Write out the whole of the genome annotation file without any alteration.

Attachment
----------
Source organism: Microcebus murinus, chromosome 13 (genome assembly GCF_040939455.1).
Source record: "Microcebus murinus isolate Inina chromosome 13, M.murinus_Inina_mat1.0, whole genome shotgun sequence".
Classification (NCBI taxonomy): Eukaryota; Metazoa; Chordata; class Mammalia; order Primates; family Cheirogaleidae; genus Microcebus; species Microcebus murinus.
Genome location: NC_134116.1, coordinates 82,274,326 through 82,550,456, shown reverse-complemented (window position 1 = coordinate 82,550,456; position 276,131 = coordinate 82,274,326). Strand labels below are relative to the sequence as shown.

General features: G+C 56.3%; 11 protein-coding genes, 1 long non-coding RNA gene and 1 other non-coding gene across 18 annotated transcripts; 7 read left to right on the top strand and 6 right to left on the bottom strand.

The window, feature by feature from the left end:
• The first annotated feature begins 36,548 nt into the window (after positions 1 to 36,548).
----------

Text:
Source organism: Microcebus murinus, chromosome 13 (genome assembly GCF_040939455.1).
Source record: "Microcebus murinus isolate Inina chromosome 13, M.murinus_Inina_mat1.0, whole genome shotgun sequence".
Classification (NCBI taxonomy): Eukaryota; Metazoa; Chordata; class Mammalia; order Primates; family Cheirogaleidae; genus Microcebus; species Microcebus murinus.
Genome location: NC_134116.1, coordinates 82,274,326 through 82,550,456, shown reverse-complemented (window position 1 = coordinate 82,550,456; position 276,131 = coordinate 82,274,326). Strand labels below are relative to the sequence as shown.

General features: G+C 56.3%; 11 protein-coding genes, 1 long non-coding RNA gene and 1 other non-coding gene across 18 annotated transcripts; 7 read left to right on the top strand and 6 right to left on the bottom strand.

The window, feature by feature from the left end:
• The first annotated feature begins 36,548 nt into the window (after positions 1 to 36,548).